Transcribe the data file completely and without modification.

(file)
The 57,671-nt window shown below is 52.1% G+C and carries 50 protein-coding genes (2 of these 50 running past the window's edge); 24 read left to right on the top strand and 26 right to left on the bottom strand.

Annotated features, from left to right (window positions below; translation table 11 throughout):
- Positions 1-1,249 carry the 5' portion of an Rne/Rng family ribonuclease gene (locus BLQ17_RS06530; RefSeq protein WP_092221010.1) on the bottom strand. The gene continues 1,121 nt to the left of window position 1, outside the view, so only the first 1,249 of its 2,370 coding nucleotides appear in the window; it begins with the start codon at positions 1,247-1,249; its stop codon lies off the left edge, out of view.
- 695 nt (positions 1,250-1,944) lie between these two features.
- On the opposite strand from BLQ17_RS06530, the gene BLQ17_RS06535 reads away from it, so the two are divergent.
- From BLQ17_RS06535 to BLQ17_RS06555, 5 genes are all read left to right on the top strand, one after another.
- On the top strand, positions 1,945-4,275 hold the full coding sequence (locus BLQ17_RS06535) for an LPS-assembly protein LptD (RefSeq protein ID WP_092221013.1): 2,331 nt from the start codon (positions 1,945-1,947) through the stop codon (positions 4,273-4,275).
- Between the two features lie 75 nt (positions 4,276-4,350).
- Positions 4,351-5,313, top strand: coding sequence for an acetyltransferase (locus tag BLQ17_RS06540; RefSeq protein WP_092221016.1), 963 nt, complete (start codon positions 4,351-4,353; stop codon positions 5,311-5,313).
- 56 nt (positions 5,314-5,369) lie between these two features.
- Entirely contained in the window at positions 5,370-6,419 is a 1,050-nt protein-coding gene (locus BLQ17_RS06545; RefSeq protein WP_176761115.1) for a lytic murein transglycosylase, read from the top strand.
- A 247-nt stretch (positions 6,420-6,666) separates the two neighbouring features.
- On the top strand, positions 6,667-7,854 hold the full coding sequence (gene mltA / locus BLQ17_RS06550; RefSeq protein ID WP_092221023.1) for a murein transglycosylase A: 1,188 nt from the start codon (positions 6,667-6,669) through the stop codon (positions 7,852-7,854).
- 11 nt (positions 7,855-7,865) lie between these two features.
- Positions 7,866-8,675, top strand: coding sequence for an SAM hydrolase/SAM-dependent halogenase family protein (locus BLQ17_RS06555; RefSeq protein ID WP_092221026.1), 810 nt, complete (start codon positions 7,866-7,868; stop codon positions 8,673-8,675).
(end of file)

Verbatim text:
The 57,671-nt window shown below is 52.1% G+C and carries 50 protein-coding genes (2 of these 50 running past the window's edge); 24 read left to right on the top strand and 26 right to left on the bottom strand.

Annotated features, from left to right (window positions below; translation table 11 throughout):
- Positions 1-1,249 carry the 5' portion of an Rne/Rng family ribonuclease gene (locus BLQ17_RS06530; RefSeq protein WP_092221010.1) on the bottom strand. The gene continues 1,121 nt to the left of window position 1, outside the view, so only the first 1,249 of its 2,370 coding nucleotides appear in the window; it begins with the start codon at positions 1,247-1,249; its stop codon lies off the left edge, out of view.
- 695 nt (positions 1,250-1,944) lie between these two features.
- On the opposite strand from BLQ17_RS06530, the gene BLQ17_RS06535 reads away from it, so the two are divergent.
- From BLQ17_RS06535 to BLQ17_RS06555, 5 genes are all read left to right on the top strand, one after another.
- On the top strand, positions 1,945-4,275 hold the full coding sequence (locus BLQ17_RS06535) for an LPS-assembly protein LptD (RefSeq protein ID WP_092221013.1): 2,331 nt from the start codon (positions 1,945-1,947) through the stop codon (positions 4,273-4,275).
- Between the two features lie 75 nt (positions 4,276-4,350).
- Positions 4,351-5,313, top strand: coding sequence for an acetyltransferase (locus tag BLQ17_RS06540; RefSeq protein WP_092221016.1), 963 nt, complete (start codon positions 4,351-4,353; stop codon positions 5,311-5,313).
- 56 nt (positions 5,314-5,369) lie between these two features.
- Entirely contained in the window at positions 5,370-6,419 is a 1,050-nt protein-coding gene (locus BLQ17_RS06545; RefSeq protein WP_176761115.1) for a lytic murein transglycosylase, read from the top strand.
- A 247-nt stretch (positions 6,420-6,666) separates the two neighbouring features.
- On the top strand, positions 6,667-7,854 hold the full coding sequence (gene mltA / locus BLQ17_RS06550; RefSeq protein ID WP_092221023.1) for a murein transglycosylase A: 1,188 nt from the start codon (positions 6,667-6,669) through the stop codon (positions 7,852-7,854).
- 11 nt (positions 7,855-7,865) lie between these two features.
- Positions 7,866-8,675, top strand: coding sequence for an SAM hydrolase/SAM-dependent halogenase family protein (locus BLQ17_RS06555; RefSeq protein ID WP_092221026.1), 810 nt, complete (start codon positions 7,866-7,868; stop codon positions 8,673-8,675).